Erin Bellavia, Jennifer Trepal, Emily Monem and Gina Cassero proudly hold up their trowels, ready to dig holes for the dune grass - no easy task on a frozen beach.
Despite a brisk sea breeze and a temperature in the low 20's, more than 400 volunteers participated in the 11th annual Dune Stabilization Project at Tobay Beach on Saturday, Jan. 16. Among them were members of the Boys & Girls Club of Oyster Bay-East Norwich's F.L.Y. Keystone Club and P.A.C.E. Torch Club.
Keystone and Torch members bundled up in many layers of clothing to lend a helping hand at the beach. They helped plant discarded Christmas trees strategically along the dune line on the beach to protect the dunes from erosion. The project actually helps enlarge the dunes by catching blowing and drifting sand.
Members also planted several bundles of dune grass in bare dune areas. "Dune grass was added to the project in 1995 and is very popular with the volunteers, as it is beneficial in stabilizing the dunes," said Town Councilman Leonard Symons. "The thick stems of the grass reduce wind velocity near the ground and trap windblown sand. The new sand deposits, in turn, build the dunes and nourish further plant growth," he explained.
"This year's Dune Stabilization Project was a resounding success," said Supervisor John Venditto, who, along with Town Council members Tom Clark, Leonard Symons, Joe Muscarella, Christine J. Preston and Receiver of Taxes John J. O'Leary, participated in the project. "While it was cold and windy, it didn't deter our dedicated residents, who traveled from all parts of the town to Tobay Beach, where they worked alongside town employees to plant 120,000 stalks of dune grass and 7,000 recycled Christmas trees in the dunes.
"In going around and speaking to some of the volunteers, I enjoyed hearing their reasons for participating in the project," the supervisor said.
"One woman told me that she always enjoys Tobay Beach during the summer and felt this was a way of making sure the beach would be there for future generations. A teacher, who came with a group of students, said the project was an outdoor classroom where the youngsters were learning, hands-on, about the importance of ecology. One youngster said that it was 'neat' to see what the beach looks like in the winter, when you don't think about it much, and that it shows there's a need to protect the environment all year round," he said.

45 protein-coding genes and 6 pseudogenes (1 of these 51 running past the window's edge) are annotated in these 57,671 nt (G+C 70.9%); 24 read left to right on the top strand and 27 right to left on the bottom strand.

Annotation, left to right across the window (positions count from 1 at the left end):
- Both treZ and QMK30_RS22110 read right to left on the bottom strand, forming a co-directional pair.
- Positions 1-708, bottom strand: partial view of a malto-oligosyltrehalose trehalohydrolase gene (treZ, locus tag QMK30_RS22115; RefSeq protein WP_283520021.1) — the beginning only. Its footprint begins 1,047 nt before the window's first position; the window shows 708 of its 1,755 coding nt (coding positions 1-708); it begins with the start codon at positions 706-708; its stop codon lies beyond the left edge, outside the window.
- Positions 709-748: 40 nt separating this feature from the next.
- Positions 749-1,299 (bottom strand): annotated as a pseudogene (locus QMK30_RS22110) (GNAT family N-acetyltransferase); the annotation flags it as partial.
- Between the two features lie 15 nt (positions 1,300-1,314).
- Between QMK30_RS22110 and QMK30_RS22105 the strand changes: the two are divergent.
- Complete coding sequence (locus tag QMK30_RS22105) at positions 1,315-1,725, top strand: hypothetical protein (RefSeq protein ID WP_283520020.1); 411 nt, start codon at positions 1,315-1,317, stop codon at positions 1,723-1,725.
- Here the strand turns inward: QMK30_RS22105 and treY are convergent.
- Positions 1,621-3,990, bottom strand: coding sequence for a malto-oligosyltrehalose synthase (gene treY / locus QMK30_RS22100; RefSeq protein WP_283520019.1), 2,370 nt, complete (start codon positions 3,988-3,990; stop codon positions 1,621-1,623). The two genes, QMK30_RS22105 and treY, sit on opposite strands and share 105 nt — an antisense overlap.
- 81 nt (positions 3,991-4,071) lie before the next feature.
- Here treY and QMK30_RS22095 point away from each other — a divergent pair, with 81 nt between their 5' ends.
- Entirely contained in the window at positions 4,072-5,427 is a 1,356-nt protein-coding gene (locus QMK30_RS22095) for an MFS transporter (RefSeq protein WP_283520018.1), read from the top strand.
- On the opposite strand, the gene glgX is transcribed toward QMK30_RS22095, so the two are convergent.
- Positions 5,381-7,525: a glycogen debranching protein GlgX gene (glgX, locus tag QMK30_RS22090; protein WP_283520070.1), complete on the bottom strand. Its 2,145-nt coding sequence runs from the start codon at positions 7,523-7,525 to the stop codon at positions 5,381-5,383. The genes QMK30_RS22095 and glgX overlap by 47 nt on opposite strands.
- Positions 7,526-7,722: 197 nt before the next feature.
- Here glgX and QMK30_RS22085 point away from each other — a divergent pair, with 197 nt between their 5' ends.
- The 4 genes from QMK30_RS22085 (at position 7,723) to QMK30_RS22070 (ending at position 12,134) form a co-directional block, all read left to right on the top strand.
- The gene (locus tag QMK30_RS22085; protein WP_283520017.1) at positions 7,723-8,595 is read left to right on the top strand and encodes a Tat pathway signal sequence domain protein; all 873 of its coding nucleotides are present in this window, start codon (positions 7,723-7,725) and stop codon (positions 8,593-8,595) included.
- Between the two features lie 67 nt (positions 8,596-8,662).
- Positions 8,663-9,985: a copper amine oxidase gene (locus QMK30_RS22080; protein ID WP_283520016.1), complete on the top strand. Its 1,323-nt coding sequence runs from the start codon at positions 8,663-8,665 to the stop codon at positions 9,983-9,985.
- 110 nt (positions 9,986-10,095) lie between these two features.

Both advisors Emily Monem, for the Keystone Club, and David Martz, for the Torch Club, said: "Yes, it was very cold, windy and frigid, and the sand was frozen, yet the members who volunteered enjoyed being there with all of the other groups who were involved. They feel they played a part in saving the beach for future use and for future generations to come."
Mr. Venditto said, "Whatever their reasons for coming, my fellow town board members and I appreciate greatly the support our residents have given the dune stabilization project over the years."
Another element which added to the success of the dune stabilization project was the many organizations that donated services or products including our local Frank M. Flower & Son. Volunteers were fortified with clam chowder, hot chocolate, coffee, tea and doughnuts. Also, Kraemer Co. donated Port-A-Johns.
"The success of the Dune Stabilization Project is an outstanding example what can be accomplished when government and the community work together for a common goal," Supervisor Venditto said. "The efforts of dedicated residents and town employees who come together every January are helping ensure that Tobay Beach will flourish for years to come."
For more information regarding volunteering at the club, please call Emily Monem at 922-9285, ext. 802. - DFK